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Stocks End With Small Gains

The averages find little direction as the war winds down and economic data remains mixed.

Updated from 4:05 p.m. EDT

A big quarter at

Yahoo!

(YHOO)

and relief that the war may be winding down gave stocks a slight boost on Thursday.

The

Dow Jones Industrial Average

ended up 23.39 points, or 0.3%, at 8221.33, taking some of the bite out of Wednesday's 100-point slide. The

Nasdaq

, boosted by the Yahoo! news, gained 8.86 points, or 0.7%, to 1365.60, while the

S&P 500

gained 5.59 points, or 0.7%, to 871.58.

Treasuries were weaker, with the yield on the 10-year note up 3 basis points to 3.92%, but oil sold off on a combination of good war news and speculation that OPEC could have a supply glut on its hands. Crude was down $1.39 cents at $27.49 a barrel in New York.

Despite Iraqi celebrations in the streets at the apparent fall of Saddam Hussein's regime, coalition forces met with resistance Thursday as they tried to secure control of Baghdad. Meanwhile, U.S. troops joined Kurdish forces and pushed into Kirkuk, an oil-rich city in northern Iraq, where the fighting was said to be light.

In economic news, initial jobless claims came in at 405,000 in the latest week, about 20,000 fewer than what economists expected and much lower than the 445,000 claims that came in last week.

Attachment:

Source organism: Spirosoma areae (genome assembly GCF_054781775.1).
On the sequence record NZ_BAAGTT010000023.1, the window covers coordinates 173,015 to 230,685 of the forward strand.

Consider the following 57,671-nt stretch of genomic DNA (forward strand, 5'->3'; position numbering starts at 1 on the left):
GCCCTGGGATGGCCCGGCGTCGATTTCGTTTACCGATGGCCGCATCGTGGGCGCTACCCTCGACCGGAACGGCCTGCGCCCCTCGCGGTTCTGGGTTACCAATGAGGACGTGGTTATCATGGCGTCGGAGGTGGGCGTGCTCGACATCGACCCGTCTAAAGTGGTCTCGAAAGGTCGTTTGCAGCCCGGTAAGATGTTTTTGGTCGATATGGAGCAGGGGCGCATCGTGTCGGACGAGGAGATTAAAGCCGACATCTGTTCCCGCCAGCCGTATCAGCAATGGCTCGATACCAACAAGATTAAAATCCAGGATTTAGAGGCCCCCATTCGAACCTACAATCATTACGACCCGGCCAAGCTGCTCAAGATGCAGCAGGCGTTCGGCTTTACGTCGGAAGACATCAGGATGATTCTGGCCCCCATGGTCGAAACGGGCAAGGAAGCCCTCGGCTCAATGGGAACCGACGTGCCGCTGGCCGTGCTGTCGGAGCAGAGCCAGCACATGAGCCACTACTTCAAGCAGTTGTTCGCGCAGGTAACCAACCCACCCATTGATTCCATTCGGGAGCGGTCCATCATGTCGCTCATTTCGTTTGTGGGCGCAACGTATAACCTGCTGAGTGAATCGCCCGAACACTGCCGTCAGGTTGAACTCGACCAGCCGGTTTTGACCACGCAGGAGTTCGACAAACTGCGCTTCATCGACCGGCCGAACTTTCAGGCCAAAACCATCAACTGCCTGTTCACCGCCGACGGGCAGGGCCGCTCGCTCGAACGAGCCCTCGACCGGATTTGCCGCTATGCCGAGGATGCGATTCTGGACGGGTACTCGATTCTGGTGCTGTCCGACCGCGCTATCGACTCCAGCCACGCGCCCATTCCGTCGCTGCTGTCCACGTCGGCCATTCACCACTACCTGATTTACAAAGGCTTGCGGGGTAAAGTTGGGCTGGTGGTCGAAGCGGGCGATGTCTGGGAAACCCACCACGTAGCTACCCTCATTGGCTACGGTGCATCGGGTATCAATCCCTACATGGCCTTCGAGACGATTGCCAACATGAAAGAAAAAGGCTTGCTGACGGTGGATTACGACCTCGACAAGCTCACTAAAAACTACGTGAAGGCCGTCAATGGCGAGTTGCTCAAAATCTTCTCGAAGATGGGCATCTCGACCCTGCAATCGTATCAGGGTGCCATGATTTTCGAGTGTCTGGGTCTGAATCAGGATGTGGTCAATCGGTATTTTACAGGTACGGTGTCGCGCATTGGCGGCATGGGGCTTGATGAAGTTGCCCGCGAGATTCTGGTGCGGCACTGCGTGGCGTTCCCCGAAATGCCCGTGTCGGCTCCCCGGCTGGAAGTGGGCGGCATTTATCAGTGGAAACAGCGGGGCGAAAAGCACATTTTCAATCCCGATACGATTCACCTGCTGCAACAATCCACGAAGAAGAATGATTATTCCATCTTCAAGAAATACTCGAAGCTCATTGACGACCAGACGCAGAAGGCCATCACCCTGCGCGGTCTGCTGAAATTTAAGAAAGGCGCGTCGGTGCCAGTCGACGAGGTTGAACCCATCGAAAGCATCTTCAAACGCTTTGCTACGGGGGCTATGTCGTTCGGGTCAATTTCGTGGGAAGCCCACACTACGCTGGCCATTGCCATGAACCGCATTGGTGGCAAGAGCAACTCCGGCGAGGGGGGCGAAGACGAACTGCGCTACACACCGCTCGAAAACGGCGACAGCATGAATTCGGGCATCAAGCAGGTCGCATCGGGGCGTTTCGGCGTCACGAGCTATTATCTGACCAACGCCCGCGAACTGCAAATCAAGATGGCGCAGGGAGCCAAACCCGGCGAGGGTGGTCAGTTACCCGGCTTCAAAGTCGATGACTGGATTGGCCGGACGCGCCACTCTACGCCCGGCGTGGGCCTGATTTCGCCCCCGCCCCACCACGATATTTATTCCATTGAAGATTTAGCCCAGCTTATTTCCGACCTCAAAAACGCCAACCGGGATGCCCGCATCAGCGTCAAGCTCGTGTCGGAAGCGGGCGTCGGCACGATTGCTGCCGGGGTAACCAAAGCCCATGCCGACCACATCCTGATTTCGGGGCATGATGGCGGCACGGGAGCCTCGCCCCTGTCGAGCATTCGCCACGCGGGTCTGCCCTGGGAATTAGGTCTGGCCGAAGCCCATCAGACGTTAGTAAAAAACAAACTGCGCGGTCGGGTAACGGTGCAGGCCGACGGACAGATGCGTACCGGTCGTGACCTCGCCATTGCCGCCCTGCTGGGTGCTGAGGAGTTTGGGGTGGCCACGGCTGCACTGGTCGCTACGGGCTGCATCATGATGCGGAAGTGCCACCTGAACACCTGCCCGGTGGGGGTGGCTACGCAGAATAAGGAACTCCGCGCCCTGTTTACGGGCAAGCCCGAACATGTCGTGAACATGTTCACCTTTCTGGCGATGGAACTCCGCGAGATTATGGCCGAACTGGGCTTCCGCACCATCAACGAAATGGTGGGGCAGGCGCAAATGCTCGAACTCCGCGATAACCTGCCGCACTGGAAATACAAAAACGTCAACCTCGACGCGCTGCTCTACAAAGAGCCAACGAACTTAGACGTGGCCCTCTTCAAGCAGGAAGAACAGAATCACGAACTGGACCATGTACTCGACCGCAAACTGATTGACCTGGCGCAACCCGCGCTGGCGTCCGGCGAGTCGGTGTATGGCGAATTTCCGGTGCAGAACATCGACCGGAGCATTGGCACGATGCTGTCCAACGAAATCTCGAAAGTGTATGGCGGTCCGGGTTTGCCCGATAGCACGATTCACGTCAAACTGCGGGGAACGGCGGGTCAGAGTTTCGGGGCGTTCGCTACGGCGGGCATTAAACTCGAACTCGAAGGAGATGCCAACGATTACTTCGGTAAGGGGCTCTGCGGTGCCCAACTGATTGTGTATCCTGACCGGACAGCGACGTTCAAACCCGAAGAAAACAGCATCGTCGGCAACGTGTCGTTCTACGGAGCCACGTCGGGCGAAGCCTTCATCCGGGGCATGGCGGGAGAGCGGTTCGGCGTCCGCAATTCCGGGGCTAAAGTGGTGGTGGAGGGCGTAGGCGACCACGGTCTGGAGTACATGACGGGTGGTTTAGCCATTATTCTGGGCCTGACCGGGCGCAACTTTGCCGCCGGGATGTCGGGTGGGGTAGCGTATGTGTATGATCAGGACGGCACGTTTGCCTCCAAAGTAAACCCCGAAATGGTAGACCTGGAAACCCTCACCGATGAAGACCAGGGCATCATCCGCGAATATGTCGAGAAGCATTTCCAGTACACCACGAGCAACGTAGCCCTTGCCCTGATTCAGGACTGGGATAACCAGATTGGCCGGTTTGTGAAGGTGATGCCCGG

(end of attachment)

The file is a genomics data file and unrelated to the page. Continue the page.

Quarterly earnings season kicks into high gear next week, but results are already trickling in. After the bell Wednesday, Yahoo! said it beat Wall Street's second-quarter earnings estimates. The company also raised its guidance for 2003. Yahoo! shares were up 6.1% to $24.27.

In other corporate news,

Network Associates

(NET) - Get Report

, maker of the McAfee computer security programs, reported a loss, while

Genentech

(DNA)

said first-quarter net earnings rose 59% but sales fell short of analysts' estimates. Network Associates was down 19% to $10.80, while Genentech was down 3.9% to $34.99.

Rupert Murdoch's

News Corp.

(NWS) - Get Report

said late Wednesday that it sealed a deal to buy a controlling stake in

Hughes Electronics'

(GMH)

U.S. satellite TV provider, DirecTV, in a $6.6 billion cash-and-stock deal. Shares in News Corp. was down 6.5% to $25.45, while Hughes was down 9.8% to $10.36.

The deal was especially hard on shares of

Fox Entertainment

(FOX) - Get Report

. They fell 17.1% to $22.60 after Deutsche Securities downgraded the company to hold from buy, telling investors that the Hughes deal would be dilutive to Fox earnings in 2004 and 2005.

In other media news,

USA Interactive

(USAI) - Get Report

said it will buy out public shareholders of

Hotels.com

(ROOM)

, an online hotel reservation agency, for about $1.1 billion in stock. USA, which already owns 68% of the outstanding stock of Hotels.com, said the deal will add to its 2003 earnings per share. USA was up 6.3% to $26.69, while Hotels.com was up 19.1% to $63.50.

Retailers were talking about sales for March, with industry bellwether

Wal-Mart

(WMT) - Get Report

saying that same-store sales rose 0.7% in March, while April same-store sales will rise by 5% to 7%. Wal-Mart shares rose 1.6% to $54.58.